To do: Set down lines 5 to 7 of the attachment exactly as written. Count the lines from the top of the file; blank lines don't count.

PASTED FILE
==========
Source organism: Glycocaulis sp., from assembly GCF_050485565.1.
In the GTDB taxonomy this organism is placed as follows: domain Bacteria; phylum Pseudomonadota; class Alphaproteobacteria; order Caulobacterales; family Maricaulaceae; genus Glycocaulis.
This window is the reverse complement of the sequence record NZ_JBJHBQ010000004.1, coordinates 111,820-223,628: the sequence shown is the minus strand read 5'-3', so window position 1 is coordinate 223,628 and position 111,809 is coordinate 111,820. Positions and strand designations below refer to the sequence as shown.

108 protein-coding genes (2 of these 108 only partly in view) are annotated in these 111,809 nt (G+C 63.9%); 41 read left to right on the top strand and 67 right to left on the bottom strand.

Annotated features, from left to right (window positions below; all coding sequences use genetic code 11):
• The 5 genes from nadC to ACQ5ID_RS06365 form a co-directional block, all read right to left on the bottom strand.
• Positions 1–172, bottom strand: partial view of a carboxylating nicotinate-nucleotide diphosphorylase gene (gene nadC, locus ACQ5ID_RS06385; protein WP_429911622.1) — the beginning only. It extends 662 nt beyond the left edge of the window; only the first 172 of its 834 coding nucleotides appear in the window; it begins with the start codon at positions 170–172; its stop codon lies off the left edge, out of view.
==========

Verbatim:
Annotated features, from left to right (window positions below; all coding sequences use genetic code 11):
• The 5 genes from nadC to ACQ5ID_RS06365 form a co-directional block, all read right to left on the bottom strand.
• Positions 1–172, bottom strand: partial view of a carboxylating nicotinate-nucleotide diphosphorylase gene (gene nadC, locus ACQ5ID_RS06385; protein WP_429911622.1) — the beginning only. It extends 662 nt beyond the left edge of the window; only the first 172 of its 834 coding nucleotides appear in the window; it begins with the start codon at positions 170–172; its stop codon lies off the left edge, out of view.